If sodium restriction proves to be beneficial, it could lead to actionable impact on AD patients as a cost-effective, low-risk intervention that could be implemented in low resource settings.

Regeneration of new fat cells in skin wounds from epigenetically plastic myofibroblasts

Grantee: Maksim Plikus, Professor, University of California – Irvine

Amount: DKK 3,923,850

Grant category: Research grants in open competition

Year: 2021

Geography: USA

The aim of this project is to study regeneration of new skin, complete with hair follicles, glands and adipose (fat) tissue.

Maksim Plikus will use a mouse model where many new hair follicles and adipocytes (fat cells) are formed from the center of large skin wounds. It is known that at the center of large wounds, there are cells (called myofibroblasts) that are essential for wound healing – and that these cells can ‘re-program’ into fat cells which are essential for scarless wound healing. This capacity to change is lost at the edges of large wounds and in smaller wounds.

The re-programming will be investigated by looking into how the myofibroblasts change during wound healing and identify the source of the fat cell growth factors responsible for the change. The findings will be used to better understand why these changes do not take place at wound edges but start from the wound center.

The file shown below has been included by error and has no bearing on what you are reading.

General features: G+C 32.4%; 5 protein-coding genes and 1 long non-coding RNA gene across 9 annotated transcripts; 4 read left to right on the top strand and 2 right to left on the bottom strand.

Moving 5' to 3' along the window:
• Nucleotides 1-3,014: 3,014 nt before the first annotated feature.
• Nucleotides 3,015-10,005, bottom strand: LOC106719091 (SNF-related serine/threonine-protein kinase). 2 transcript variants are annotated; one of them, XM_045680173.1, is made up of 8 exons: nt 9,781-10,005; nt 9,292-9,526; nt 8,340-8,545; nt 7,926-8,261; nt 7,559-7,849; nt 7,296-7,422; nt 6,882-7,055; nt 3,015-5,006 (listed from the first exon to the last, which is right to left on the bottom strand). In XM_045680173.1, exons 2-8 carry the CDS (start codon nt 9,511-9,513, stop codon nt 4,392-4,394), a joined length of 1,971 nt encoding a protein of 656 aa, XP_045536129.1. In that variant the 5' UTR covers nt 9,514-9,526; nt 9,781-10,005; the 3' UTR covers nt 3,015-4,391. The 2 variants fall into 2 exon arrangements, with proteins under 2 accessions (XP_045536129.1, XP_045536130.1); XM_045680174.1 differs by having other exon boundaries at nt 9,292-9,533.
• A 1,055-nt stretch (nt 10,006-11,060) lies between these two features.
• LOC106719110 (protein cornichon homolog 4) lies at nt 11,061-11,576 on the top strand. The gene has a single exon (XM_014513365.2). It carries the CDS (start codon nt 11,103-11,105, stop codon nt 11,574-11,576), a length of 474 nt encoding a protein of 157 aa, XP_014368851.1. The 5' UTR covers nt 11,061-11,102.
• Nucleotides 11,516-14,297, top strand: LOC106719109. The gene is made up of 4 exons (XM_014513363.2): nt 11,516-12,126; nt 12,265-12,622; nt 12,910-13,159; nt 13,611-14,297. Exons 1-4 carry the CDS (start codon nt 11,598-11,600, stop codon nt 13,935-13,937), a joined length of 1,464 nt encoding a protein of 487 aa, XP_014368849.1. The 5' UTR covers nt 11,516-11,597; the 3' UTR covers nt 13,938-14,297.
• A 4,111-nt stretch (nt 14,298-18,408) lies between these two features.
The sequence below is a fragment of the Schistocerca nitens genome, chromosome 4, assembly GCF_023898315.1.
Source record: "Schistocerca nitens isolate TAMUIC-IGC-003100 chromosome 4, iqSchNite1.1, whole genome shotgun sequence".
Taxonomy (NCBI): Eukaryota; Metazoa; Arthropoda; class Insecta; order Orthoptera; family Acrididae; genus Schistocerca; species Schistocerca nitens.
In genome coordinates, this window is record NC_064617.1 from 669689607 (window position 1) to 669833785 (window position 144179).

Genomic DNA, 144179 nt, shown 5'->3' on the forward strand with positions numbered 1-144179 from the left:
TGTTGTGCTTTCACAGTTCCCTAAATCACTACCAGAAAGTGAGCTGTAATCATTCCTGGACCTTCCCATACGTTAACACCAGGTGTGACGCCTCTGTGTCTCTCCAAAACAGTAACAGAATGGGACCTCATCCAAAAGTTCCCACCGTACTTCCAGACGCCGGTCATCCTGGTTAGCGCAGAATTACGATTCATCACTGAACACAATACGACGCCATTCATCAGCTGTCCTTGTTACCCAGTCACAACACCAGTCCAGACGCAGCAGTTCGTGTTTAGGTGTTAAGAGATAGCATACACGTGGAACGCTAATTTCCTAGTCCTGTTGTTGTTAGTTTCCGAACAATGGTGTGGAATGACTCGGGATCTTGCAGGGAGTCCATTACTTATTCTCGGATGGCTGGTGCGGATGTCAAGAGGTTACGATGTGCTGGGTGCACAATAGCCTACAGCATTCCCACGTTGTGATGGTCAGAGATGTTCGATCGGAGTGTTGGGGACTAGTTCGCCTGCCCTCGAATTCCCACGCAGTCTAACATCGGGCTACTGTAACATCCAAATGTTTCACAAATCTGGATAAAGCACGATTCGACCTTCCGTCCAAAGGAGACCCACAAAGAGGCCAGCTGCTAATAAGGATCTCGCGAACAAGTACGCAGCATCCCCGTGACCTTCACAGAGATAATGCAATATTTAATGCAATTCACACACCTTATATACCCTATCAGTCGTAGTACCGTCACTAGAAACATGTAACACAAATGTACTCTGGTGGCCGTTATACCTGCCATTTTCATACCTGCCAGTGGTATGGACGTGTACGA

If successful, the project may pioneer a new research direction on regenerative wound healing and inspire new therapeutic approaches to scarring.

Genetic and Epigenetic Mechanisms of Steroid-Related Skin Inflammation

Grantee: Bryan Sun, Assistant Professor, University of California - San Diego

Amount: DKK 2,995,615

Grant category: Research grants in open competition

Year: 2020

Geography: USA

Steroids are a powerful class of medications that are widely used to treat inflammatory diseases. In most cases, steroids block an overactive immune response. However, in skin diseases such as rosacea and perioral dermatitis, the chronic use of steroids can lead to worsened inflammation. While these worsened cases are common, it is not understood why steroids worsen disease and make them even more difficult to treat.  

Bryan Sun and his research group recently discovered that an important cytokine which is elevated in rosacea, known as CCL20, is paradoxically activated in the skin by steroids. CCL20 increases inflammation by recruiting lymphocytes and dendritic cells. They found that steroid molecules directly bind and activate the CCL20 gene, overcoming the usual suppressive effects of steroids on inflammation. Based on this finding, they hypothesize that in some skin conditions, steroids directly activate the expression of genes that cause inflammation.